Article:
Client acquisition is always a challenging (and changing!) element of running a business or law practice. You must constantly toe the line of charging enough to fairly compensate for the level of work performed while also offering rates that are affordable to your target demographic.
For loyal and repeat clients, pricing should be fairly straight-forward after you have already built a relationship and set the right expectations. With new clients, however, you may be considering offering a special or agreeing to a discount they have requested to get them in the door. We will examine the pros and cons of client discounts in this week’s post.
The Pros of Client Discounts
1. A Competitive Edge
Offering new client discounts may give you a slight advantage over similar law firms in the area if the prospect is particularly price conscious. If you and your rival are neck and neck in the fight for this client, coming in at a lower cost may be what you need.
2. Easy Marketing Material
Running specials or discounts provides prime fodder for marketing campaigns because it makes a prospective client feel like they are getting something that others did not. It is also pretty simple to build a campaign around a feature that is added to your regular offerings. You can mail postcards, test an email marketing strategy, and reach a large audience via social media and paid advertising.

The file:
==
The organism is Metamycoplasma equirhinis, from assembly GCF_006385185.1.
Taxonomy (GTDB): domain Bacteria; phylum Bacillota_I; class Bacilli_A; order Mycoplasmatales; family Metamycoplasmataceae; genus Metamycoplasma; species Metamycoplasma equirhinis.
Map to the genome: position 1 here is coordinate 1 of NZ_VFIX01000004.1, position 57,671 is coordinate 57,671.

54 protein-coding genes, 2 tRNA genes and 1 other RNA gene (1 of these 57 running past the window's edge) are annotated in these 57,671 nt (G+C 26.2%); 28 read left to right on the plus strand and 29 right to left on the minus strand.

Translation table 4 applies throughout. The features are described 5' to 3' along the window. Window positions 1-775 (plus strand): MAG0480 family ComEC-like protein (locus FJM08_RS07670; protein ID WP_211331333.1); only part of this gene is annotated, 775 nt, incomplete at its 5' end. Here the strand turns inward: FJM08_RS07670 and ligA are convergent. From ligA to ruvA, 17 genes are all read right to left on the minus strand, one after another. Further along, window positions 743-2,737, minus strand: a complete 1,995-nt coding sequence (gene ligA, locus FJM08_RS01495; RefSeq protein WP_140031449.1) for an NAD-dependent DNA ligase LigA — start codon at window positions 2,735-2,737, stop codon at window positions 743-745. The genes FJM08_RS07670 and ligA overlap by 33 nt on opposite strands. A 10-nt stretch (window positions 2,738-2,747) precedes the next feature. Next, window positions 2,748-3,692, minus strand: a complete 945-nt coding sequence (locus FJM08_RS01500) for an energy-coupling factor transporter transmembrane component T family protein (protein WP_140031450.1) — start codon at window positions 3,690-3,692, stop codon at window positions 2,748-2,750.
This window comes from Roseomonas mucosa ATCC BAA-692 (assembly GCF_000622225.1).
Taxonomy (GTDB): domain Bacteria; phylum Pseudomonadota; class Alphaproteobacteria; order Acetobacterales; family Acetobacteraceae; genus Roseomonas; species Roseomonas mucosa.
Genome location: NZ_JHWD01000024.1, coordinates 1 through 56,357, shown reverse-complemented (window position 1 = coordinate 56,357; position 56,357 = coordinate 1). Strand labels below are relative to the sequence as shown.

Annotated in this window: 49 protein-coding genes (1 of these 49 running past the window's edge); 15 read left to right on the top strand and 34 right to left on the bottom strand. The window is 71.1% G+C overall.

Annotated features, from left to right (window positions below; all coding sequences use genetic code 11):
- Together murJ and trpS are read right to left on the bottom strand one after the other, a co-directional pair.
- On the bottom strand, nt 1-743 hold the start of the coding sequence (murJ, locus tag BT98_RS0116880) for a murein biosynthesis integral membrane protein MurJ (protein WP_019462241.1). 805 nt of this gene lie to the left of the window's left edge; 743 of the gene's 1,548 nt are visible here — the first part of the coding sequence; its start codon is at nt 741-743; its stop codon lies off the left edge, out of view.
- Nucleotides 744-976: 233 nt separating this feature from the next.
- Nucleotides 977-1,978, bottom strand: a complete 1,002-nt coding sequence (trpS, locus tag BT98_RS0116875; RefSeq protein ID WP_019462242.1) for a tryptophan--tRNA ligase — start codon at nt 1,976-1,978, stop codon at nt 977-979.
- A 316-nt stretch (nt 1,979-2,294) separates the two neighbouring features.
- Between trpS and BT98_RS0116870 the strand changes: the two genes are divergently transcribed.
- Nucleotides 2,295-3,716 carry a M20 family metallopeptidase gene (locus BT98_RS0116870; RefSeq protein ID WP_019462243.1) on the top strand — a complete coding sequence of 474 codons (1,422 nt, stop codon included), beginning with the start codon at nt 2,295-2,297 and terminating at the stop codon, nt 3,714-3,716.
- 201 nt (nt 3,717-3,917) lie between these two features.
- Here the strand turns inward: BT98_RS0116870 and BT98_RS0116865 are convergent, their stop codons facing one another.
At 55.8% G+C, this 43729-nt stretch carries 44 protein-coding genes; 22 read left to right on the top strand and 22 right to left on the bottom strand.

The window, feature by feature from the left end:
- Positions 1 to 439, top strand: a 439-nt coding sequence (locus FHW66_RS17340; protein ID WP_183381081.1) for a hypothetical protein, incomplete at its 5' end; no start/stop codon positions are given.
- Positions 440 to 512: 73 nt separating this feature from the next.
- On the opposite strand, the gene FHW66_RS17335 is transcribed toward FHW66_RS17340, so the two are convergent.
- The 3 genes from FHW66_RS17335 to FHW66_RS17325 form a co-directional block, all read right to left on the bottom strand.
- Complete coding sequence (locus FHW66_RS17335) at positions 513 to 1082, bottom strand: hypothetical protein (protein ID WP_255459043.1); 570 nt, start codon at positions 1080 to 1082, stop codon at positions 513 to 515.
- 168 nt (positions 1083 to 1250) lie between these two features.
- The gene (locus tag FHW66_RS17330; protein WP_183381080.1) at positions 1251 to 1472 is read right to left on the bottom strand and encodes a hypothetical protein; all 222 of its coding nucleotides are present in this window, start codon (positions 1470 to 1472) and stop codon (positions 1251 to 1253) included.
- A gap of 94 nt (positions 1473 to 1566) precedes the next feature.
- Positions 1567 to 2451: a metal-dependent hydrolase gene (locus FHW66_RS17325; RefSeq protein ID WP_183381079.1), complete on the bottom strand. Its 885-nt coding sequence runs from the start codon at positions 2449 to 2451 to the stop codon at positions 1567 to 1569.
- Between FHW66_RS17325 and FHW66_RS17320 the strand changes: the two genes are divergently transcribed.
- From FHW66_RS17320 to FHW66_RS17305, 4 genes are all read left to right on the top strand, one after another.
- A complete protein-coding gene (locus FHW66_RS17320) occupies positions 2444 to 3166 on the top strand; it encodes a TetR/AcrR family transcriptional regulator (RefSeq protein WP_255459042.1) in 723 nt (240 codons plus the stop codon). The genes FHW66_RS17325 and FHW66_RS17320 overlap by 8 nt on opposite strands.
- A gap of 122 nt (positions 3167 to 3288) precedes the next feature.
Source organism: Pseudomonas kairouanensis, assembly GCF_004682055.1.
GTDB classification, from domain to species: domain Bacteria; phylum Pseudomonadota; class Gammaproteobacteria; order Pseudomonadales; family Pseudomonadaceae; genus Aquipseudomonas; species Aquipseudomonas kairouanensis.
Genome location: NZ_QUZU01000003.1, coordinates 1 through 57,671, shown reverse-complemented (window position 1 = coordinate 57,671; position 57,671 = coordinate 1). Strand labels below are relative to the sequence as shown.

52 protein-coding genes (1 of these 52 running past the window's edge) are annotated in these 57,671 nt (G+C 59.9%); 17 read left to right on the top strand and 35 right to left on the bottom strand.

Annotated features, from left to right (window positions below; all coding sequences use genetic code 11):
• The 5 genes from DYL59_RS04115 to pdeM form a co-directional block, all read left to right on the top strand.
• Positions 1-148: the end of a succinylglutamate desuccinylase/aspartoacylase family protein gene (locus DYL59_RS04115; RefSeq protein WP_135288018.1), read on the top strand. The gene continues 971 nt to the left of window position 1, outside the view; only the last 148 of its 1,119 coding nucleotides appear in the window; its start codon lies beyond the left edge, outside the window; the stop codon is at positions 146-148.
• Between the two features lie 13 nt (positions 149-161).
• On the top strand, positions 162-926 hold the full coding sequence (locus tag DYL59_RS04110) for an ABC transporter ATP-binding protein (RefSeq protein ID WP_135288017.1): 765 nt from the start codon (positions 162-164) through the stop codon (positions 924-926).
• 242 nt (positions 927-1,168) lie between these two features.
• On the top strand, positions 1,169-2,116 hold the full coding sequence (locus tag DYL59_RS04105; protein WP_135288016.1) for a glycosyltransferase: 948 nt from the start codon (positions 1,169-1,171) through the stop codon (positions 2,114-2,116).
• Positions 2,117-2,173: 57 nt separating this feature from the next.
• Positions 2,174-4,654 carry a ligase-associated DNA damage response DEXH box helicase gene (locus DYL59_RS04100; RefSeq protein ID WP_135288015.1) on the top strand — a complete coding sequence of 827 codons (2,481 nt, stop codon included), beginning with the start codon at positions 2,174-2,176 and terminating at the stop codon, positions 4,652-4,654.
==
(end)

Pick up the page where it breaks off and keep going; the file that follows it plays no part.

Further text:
The Cons of Discounts
1. A Compromised Value
There is one glaring drawback of agreeing to discount your rates for a specific client and that is letting them set the expectations for the relationship. You are essentially telling them that they get to call the shots and that you agree that perhaps your prices are too high if you agree to the discount. This is hardly the perception we want our new clients to have of us. Even if you knock the case out of the ballpark, they may always feel that they have a “bargain attorney” and are less likely to become loyal clients.
2. Wrong Clientele
Another con of agreeing to discount your rate is that you will attract the lowest paying clients in the market. If they are seeking a lawyer based on cost alone, they clearly do not understand that not all attorneys are all-stars. They are willing to compromise quality for price, which does not bode well for their quality as a client.
3. Emotionally Challenging
Another risk of submitting to a plea for a discount is what can happen to you, the attorney, as a result. If you feel you are not being paid fairly for the work you are doing for your client, it can be easy to prioritize other cases. After all, those other clients accepted your normal rate! Just as your client’s perception of your value may diminish, it is also highly likely that your perception of them as a client will suffer, too.
Strategy is Paramount
Based on the advantages and disadvantages outlined above, we believe there is a happy medium. As a general rule, it is best to decline a prospective client a discount if they ask for it without your having planned to extend one. That said, creating an intentional and researched marketing campaign around a limited-time special can be done tactfully and effectively. One approach puts the client in the driver’s seat, whereas the other keeps you in control. It is up to you to decide where you want to meet your clients.